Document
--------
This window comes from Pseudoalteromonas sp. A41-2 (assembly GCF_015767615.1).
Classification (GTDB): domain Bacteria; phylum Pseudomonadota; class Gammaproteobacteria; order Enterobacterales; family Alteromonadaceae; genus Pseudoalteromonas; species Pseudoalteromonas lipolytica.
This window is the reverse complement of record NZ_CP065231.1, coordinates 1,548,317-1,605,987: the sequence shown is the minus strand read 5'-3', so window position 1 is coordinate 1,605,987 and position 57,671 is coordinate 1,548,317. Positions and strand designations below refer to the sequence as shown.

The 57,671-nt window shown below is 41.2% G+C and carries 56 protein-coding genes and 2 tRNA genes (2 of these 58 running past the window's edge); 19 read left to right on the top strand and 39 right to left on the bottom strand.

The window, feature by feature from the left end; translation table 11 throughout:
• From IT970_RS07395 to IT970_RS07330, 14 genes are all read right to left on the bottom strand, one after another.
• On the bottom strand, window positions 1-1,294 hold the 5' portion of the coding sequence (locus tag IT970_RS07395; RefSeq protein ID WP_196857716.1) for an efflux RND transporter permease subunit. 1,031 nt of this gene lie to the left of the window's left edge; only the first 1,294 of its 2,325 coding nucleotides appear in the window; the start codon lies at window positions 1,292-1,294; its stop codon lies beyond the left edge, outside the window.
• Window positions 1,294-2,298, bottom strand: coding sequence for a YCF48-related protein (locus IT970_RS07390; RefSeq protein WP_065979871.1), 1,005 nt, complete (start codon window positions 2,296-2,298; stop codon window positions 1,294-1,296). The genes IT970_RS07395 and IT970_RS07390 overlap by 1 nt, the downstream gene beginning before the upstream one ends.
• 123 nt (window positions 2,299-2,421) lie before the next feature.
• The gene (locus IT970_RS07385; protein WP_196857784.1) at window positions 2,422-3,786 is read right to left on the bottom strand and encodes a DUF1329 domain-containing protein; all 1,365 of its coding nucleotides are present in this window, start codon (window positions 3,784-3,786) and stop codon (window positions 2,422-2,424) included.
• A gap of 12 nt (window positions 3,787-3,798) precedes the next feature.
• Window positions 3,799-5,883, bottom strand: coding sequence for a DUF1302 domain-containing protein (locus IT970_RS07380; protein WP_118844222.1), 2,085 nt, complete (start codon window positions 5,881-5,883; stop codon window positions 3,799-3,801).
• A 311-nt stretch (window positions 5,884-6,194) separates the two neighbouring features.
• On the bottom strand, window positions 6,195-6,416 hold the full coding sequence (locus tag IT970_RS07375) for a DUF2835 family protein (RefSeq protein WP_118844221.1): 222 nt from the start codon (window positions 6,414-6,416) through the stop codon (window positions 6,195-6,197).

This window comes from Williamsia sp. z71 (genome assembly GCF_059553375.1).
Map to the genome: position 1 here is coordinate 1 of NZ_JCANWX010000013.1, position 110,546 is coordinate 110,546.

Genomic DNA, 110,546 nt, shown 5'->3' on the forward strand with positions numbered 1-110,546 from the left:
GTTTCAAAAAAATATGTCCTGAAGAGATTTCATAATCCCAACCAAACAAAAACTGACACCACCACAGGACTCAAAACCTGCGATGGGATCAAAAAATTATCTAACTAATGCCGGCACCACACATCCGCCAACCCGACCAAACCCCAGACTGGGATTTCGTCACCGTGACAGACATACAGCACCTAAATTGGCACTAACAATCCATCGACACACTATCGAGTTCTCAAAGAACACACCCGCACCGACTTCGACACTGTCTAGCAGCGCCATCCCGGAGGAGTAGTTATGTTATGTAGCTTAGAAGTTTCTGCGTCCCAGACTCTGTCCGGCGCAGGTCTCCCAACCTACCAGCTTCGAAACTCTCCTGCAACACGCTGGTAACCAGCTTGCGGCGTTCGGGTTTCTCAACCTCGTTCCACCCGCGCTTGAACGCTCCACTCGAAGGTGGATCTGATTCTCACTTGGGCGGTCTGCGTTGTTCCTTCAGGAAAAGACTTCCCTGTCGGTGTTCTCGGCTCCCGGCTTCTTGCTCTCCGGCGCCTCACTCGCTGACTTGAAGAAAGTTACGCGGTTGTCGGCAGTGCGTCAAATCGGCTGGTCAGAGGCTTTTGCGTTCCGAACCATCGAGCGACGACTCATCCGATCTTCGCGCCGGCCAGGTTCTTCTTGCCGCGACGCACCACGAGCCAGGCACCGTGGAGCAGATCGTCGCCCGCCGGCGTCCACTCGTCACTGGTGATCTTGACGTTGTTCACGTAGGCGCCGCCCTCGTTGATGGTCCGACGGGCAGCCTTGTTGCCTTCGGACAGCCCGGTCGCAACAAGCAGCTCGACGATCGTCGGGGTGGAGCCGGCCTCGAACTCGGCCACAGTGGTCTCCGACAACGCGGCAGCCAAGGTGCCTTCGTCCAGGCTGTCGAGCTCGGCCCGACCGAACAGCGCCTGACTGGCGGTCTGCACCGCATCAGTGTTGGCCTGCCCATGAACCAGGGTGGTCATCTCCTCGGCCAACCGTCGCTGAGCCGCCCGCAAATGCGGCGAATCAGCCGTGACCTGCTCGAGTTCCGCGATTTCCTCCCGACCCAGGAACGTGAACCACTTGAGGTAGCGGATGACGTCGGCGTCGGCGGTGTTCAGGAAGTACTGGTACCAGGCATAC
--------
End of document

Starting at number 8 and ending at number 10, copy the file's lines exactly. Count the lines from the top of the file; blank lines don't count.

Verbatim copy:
• Window positions 1,294-2,298, bottom strand: coding sequence for a YCF48-related protein (locus IT970_RS07390; RefSeq protein WP_065979871.1), 1,005 nt, complete (start codon window positions 2,296-2,298; stop codon window positions 1,294-1,296). The genes IT970_RS07395 and IT970_RS07390 overlap by 1 nt, the downstream gene beginning before the upstream one ends.
• 123 nt (window positions 2,299-2,421) lie before the next feature.
• The gene (locus IT970_RS07385; protein WP_196857784.1) at window positions 2,422-3,786 is read right to left on the bottom strand and encodes a DUF1329 domain-containing protein; all 1,365 of its coding nucleotides are present in this window, start codon (window positions 3,784-3,786) and stop codon (window positions 2,422-2,424) included.